Top 10 Dishes to Try in Scotland

Whether fine dining is integral to the enjoyment of your Drumscot tour or you prefer pub grub and a chance to meet the locals in a relaxed atmosphere, we can suggest culinary delights to suit all tastes and budgets. However, there are some Scottish Delicacies which just should not be missed, whatever tickles your taste buds.

Try the unique taste of an Arbroath Smokie; a smoked fish from Arbroath, fresh from the sea

1. Arbroath Smokies

Awarded Protected Geographical Indication, the oak-smoked, delicately flavoured haddock must be prepared using traditional methods within a five mile radius of the fishing town of Arbroath. Their smoky flavour and soft, succulent flesh are often served as a Scottish breakfast delicacy.

You have to try haggis on your Scottish tour, and we recommend having it with traditional neeps and tatties

2. Haggis

Scotland’s most famous dish, the ingredients of which are best kept under wraps, save to say it is not a three legged beastie found roaming the hills in the Highlands. Usually eaten with “neeps” (turnip) and “tatties” (potatoes), it is surprisingly delicious despite being boiled up in a sheep’s stomach.

Scottish Tablet is another popular food in Scotland, and you'll likely find it in any and all towns. A sweet treat for the end of your day

3. Tablet

Scotland is a nation of sweet tooths and with any self-respecting café offering a plentiful supply of mouth-watering, home baked cakes and biscuits throughout the day from morning coffee until afternoon tea there’s never a wrong time for a sugary bite. To top the lot in sugar stakes is our much-loved tablet, a crumbly fudge-like ruiner of waist lines.

With so much plentiful fishing in Scotland, salmon is a firm favourite; try it oak-smoked on your Scottish tour

4. Smoked Salmon

Scottish Salmon is ranked amongst the best in the world with anglers flocking from around the globe to cast their flies on our magnificent salmon rivers. Marry this noble catch with the bewitching alchemy of the oak-smoking tradition of Scotland and the result is the most superlative, full flavoured delicacy with a deep russet colour to match.

Venison is a very Scottish dish, normally found in top quality restaurants as the very best fresh Scottish produce

5. Venison

As with other prized Scottish Game like grouse and pheasant, this lean, dark meat of wild red deer, is often a menu favourite in the ever expanding list of top quality restaurants which excel in showcasing the very best of Scottish fresh produce.

A lesser known Scottish dish is porridge! Try a local bowl on your private tour of Scotland

6. Porridge

Since medieval times oats have grown in Scotland as the staple diet of many a Scot in the form of oatcake, bannocks, flapjacks and of course porridge, the hot mixture of oatmeal, water and salt. For thrifty crofters porridge was not exclusively a breakfast dish but leftovers would be poured into the “porridge drawer” in the kitchen dresser, cooled to a solid then cut up and fried for lunch and supper. Great sustenance for a hard day on the hill!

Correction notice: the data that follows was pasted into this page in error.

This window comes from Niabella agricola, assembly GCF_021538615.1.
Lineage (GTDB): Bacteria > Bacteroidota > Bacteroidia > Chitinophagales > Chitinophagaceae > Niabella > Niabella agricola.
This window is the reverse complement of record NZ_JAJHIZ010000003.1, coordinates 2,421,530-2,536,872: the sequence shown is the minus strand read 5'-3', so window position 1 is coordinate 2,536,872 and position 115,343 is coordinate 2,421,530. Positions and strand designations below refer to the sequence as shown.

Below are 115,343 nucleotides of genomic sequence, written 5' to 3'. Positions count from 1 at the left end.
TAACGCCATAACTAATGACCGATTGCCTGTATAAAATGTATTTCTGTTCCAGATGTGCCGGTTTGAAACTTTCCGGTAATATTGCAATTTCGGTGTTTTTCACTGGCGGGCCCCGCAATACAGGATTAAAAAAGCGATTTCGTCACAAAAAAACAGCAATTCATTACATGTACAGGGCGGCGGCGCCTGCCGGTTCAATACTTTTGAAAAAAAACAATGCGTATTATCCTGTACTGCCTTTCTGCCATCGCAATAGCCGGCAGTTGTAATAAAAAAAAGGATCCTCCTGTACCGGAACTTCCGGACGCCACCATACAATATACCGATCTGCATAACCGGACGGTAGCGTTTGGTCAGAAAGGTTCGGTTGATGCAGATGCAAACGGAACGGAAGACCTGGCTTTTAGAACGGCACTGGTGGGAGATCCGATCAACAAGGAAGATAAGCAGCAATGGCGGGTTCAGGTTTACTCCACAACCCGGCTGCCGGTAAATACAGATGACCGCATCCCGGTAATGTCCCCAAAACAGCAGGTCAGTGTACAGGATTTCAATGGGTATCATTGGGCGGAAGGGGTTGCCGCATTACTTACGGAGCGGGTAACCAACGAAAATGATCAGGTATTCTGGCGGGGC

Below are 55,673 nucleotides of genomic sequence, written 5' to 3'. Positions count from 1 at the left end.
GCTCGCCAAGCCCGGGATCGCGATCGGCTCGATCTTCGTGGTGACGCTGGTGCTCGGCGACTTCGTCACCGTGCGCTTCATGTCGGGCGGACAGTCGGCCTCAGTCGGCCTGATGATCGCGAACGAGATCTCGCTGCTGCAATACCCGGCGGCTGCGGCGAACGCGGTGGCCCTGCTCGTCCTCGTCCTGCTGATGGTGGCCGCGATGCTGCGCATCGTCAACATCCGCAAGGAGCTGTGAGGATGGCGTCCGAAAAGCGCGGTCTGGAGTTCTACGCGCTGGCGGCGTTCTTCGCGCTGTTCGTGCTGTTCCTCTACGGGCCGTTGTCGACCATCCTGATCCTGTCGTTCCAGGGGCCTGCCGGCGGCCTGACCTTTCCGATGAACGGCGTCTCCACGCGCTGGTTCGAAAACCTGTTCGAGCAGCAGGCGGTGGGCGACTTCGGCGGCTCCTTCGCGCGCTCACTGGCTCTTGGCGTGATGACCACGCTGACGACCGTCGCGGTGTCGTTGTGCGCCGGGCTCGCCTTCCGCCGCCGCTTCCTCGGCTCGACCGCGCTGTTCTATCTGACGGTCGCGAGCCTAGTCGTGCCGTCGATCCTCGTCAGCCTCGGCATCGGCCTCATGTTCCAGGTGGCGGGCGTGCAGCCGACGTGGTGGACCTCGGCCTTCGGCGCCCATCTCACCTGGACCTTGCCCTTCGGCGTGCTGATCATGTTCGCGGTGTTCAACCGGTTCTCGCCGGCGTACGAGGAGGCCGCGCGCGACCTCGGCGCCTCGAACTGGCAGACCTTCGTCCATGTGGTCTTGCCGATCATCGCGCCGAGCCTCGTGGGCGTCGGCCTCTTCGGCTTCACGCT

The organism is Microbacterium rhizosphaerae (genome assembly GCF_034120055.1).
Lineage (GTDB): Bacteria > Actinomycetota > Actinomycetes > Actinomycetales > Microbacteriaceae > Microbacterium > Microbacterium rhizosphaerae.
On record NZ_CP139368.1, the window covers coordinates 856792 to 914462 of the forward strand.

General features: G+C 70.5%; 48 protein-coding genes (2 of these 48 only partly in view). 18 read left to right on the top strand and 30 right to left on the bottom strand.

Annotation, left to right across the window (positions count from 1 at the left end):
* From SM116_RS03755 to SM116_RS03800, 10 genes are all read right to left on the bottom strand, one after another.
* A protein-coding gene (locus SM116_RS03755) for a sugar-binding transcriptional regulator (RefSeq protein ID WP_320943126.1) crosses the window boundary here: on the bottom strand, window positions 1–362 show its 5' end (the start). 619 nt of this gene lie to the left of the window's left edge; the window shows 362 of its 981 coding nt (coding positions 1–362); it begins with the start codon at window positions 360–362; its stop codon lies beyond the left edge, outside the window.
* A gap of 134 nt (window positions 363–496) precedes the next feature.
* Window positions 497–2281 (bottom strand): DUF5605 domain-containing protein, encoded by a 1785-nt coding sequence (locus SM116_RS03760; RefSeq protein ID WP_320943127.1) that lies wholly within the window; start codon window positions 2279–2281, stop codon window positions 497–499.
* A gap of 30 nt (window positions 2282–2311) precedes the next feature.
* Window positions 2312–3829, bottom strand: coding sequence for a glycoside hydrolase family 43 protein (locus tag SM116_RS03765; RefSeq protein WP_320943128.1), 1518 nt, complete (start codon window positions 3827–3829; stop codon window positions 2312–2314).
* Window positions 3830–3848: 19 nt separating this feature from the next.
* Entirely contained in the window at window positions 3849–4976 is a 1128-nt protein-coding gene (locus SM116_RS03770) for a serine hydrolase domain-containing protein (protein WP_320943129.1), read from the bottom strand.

Cranachan is truly unique in Scotland with fresh Scottish Raspberries - try this sweet dessert on your luxury Scottish tour

7. Cranachan

Scottish Raspberries thrive in our cool climate, slowly ripening to their plump, mouth-watering juiciness. In Angus and Perthshire, great armies of school children spent their summers earning pocket money berry picking, returning home each night with more berries in their tummies than coins in their grubby fists. Add cream and a dash of whisky to raspberries and toasted oats and you have the deliciously simple dessert of Cranachan. Perfection!

Shellfish is a very popular dish at our Scottish coastal towns; Drumscot recommend Coruisk House on the Isle of Skye

8. Shellfish

With over ten thousand miles of shoreline it’s no wonder there's a high number of tables, both modest and luxurious, where you can tuck into crab, langoustine or lobster literally just off the boat and out of the creel. It does not get better than Coruisk House of the Isle of Skye, Craig Millar’s of Fife or the Loch Fyne Oyster Bar in Argyll.

Traditionally stovies were the dish served to Scottish staff, but they are now iconic within Scotland. Very popular at a Scottish ceilidh!

9. Stovies

Tradition has it that while the Laird would tuck into his Sunday Roast of Aberdeen Angus Beef, there was no such decadence for his staff. For them, the leftovers would be mixed with potatoes and dripping and these Stovies would be eeked out over the week. Still, there’s no better dish to serve up at a Ceilidh to keep the reelers reeling into the wee small hours.

Scottish shortbread can be found throughout Scottish towns, and is a must on your private tour of Scotland

10. Shortbread

This thick, golden biscuit is a simple mixture of butter, sugar and flour but as with many Scottish dishes, is much greater than the sum of its parts. “Shortie” should be light and crumbly with a dense buttery taste. To get it right is no mean feat and only the lightest hands will yield this great Scottish gift to the baking world.

If you are interested in a private tour of Scotland taking in one or more of these delectable Scottish dishes, Drumscot would be delighted to prepare a sample itinerary for your consideration. In the first instance please contact

DRUMSCOT, St Andrews, Fife, KY16 9TU, Scotland,

UKTel – +44 (0) 1334 476376
Fax – 44 (0) 1334 476407
Toll free from US – 1 866 441 9936
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